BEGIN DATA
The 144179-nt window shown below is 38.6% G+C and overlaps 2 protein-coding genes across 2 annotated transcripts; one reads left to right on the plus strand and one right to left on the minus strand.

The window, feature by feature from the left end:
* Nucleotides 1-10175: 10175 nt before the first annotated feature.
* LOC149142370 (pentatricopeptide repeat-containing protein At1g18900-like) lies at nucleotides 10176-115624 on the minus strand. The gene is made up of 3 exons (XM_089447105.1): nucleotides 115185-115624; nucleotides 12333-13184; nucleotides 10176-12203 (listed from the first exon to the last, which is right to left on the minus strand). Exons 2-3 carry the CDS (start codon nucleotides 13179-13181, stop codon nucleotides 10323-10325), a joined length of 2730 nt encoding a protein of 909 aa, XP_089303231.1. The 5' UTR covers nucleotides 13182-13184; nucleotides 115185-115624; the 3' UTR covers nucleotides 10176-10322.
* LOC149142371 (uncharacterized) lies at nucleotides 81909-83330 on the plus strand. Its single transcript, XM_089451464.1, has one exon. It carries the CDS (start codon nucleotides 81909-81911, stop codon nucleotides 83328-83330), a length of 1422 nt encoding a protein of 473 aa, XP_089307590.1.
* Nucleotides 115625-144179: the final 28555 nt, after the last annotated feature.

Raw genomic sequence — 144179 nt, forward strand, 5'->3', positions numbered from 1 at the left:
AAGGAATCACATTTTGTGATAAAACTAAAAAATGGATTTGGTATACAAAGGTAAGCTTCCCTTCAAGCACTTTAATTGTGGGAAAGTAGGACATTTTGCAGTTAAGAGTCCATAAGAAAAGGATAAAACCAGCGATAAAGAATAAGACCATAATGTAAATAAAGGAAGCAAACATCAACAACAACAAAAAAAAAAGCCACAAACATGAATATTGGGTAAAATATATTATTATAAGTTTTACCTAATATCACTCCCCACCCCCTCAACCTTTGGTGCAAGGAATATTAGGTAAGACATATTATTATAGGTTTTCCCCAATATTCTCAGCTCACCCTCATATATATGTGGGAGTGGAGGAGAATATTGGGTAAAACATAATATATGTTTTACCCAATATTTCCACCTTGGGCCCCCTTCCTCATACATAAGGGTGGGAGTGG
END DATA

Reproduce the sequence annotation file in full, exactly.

The 144179-nt window shown below is 38.6% G+C and overlaps 2 protein-coding genes across 2 annotated transcripts; one reads left to right on the plus strand and one right to left on the minus strand.

The window, feature by feature from the left end:
* Nucleotides 1-10175: 10175 nt before the first annotated feature.
* LOC149142370 (pentatricopeptide repeat-containing protein At1g18900-like) lies at nucleotides 10176-115624 on the minus strand. The gene is made up of 3 exons (XM_089447105.1): nucleotides 115185-115624; nucleotides 12333-13184; nucleotides 10176-12203 (listed from the first exon to the last, which is right to left on the minus strand). Exons 2-3 carry the CDS (start codon nucleotides 13179-13181, stop codon nucleotides 10323-10325), a joined length of 2730 nt encoding a protein of 909 aa, XP_089303231.1. The 5' UTR covers nucleotides 13182-13184; nucleotides 115185-115624; the 3' UTR covers nucleotides 10176-10322.
* LOC149142371 (uncharacterized) lies at nucleotides 81909-83330 on the plus strand. Its single transcript, XM_089451464.1, has one exon. It carries the CDS (start codon nucleotides 81909-81911, stop codon nucleotides 83328-83330), a length of 1422 nt encoding a protein of 473 aa, XP_089307590.1.
* Nucleotides 115625-144179: the final 28555 nt, after the last annotated feature.

Raw genomic sequence — 144179 nt, forward strand, 5'->3', positions numbered from 1 at the left:
AAGGAATCACATTTTGTGATAAAACTAAAAAATGGATTTGGTATACAAAGGTAAGCTTCCCTTCAAGCACTTTAATTGTGGGAAAGTAGGACATTTTGCAGTTAAGAGTCCATAAGAAAAGGATAAAACCAGCGATAAAGAATAAGACCATAATGTAAATAAAGGAAGCAAACATCAACAACAACAAAAAAAAAAGCCACAAACATGAATATTGGGTAAAATATATTATTATAAGTTTTACCTAATATCACTCCCCACCCCCTCAACCTTTGGTGCAAGGAATATTAGGTAAGACATATTATTATAGGTTTTCCCCAATATTCTCAGCTCACCCTCATATATATGTGGGAGTGGAGGAGAATATTGGGTAAAACATAATATATGTTTTACCCAATATTTCCACCTTGGGCCCCCTTCCTCATACATAAGGGTGGGAGTGG